Frustrated by inconclusive tests, strange symptoms and a lack of answers from their health-care providers, some patients have turned to the online community for answers about perplexing illnesses. And a new web-based tool, called CrowdMed, aims to make it even easier to diagnose medical mysteries. The New Scientist reports:
Anyone can join CrowdMed and analyze cases, regardless of their background or training. Participants are given points that they can then use to bet on the correct diagnosis from lists of suggestions. This creates a prediction market, with diagnoses falling and rising in value based on their popularity, like stocks in a stock market. Algorithms then calculate the probability that each diagnosis will be correct.
In 20 initial test cases, around 700 participants identified each of the mystery diseases as one of their top three suggestions.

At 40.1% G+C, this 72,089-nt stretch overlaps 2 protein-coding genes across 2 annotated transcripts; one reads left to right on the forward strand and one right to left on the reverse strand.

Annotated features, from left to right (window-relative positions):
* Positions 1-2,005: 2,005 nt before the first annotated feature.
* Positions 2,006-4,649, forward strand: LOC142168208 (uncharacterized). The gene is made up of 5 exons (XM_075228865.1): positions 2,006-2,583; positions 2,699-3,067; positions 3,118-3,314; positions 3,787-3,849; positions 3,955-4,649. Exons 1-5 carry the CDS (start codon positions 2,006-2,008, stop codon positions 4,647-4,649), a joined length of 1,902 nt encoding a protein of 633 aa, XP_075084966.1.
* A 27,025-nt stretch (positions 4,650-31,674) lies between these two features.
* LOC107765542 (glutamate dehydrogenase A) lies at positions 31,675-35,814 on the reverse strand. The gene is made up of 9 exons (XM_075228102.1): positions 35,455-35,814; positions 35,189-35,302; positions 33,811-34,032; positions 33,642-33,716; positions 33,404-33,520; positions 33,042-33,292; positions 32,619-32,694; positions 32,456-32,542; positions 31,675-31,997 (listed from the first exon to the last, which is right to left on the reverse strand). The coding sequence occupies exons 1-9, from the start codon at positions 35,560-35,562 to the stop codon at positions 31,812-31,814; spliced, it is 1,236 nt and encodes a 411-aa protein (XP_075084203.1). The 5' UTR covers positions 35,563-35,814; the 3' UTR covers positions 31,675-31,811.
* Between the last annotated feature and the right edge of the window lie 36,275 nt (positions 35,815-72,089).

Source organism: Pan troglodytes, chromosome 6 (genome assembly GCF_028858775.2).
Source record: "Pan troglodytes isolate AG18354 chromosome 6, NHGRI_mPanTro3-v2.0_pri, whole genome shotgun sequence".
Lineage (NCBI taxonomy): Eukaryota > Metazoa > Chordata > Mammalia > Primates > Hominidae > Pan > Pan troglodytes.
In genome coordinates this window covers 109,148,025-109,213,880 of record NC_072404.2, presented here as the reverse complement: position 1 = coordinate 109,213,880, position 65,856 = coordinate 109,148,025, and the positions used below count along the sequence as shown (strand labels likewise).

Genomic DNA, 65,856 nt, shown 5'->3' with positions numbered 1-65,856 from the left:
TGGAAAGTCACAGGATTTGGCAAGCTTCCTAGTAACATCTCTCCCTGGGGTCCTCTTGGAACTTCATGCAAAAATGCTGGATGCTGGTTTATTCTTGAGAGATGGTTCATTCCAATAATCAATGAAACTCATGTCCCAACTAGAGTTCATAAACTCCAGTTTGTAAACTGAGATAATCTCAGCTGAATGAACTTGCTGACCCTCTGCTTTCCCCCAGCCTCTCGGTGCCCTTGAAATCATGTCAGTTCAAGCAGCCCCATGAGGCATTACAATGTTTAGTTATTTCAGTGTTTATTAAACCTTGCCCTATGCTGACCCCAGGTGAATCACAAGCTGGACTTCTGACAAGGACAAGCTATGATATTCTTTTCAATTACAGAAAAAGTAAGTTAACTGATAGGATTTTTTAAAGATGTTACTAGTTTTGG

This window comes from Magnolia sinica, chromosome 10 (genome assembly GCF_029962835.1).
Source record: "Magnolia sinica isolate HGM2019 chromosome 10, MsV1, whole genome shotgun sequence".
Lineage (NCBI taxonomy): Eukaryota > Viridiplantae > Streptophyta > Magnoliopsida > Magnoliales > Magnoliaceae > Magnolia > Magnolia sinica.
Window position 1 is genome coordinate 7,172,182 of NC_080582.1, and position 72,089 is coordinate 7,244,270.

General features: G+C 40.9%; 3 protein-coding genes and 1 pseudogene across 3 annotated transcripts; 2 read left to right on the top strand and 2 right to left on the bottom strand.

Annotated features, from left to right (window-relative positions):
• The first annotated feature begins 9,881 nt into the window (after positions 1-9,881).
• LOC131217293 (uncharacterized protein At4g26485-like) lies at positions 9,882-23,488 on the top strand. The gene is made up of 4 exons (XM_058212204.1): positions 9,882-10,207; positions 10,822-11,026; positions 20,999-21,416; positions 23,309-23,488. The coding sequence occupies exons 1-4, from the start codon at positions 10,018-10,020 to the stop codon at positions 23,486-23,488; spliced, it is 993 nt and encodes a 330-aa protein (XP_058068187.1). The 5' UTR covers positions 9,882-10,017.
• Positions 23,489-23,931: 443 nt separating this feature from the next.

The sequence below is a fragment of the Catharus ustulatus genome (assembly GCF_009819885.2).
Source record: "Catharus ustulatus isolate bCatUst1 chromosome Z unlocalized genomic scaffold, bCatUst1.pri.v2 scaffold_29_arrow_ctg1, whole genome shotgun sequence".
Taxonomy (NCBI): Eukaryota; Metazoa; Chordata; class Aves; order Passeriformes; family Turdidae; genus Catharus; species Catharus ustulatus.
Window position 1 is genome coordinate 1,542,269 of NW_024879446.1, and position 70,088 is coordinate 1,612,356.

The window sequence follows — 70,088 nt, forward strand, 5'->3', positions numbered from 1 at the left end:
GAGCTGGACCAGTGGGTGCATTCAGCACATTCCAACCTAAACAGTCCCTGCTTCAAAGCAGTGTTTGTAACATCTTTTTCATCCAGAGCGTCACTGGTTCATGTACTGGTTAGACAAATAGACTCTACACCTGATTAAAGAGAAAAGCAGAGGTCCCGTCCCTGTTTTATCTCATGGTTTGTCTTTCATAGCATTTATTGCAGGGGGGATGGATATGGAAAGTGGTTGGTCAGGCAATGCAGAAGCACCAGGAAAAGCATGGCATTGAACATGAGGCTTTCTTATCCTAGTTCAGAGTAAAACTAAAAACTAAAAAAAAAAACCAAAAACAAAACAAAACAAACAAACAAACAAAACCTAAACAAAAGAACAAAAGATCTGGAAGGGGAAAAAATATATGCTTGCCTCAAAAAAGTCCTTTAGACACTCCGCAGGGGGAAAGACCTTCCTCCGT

The goal is to help people who come down with any of around 7000 "rare diseases" as defined by health agencies in Europe and the US. In Europe alone, 30 million people have a rare disease, 40 per cent of whom either go undiagnosed or are misdiagnosed at some point.
As the popularity of using the Internet to answer health questions grows, it will be interesting to see how services such as CrowdMed, and search engines like FindZebra, even further redefine the doctor-patient relationship.
Previously: The importance of curation and communities when crowdsourcing clinical questions, New search engine designed to help physicians and the public in diagnosing rare diseases, Report shows 35 percent of U.S. adults turn to the Internet to diagnose a medical condition, Dr. Google: Threat or menace? and Patient self-diagnosis: From the browser to the exam room
Photo by Ryan Brooks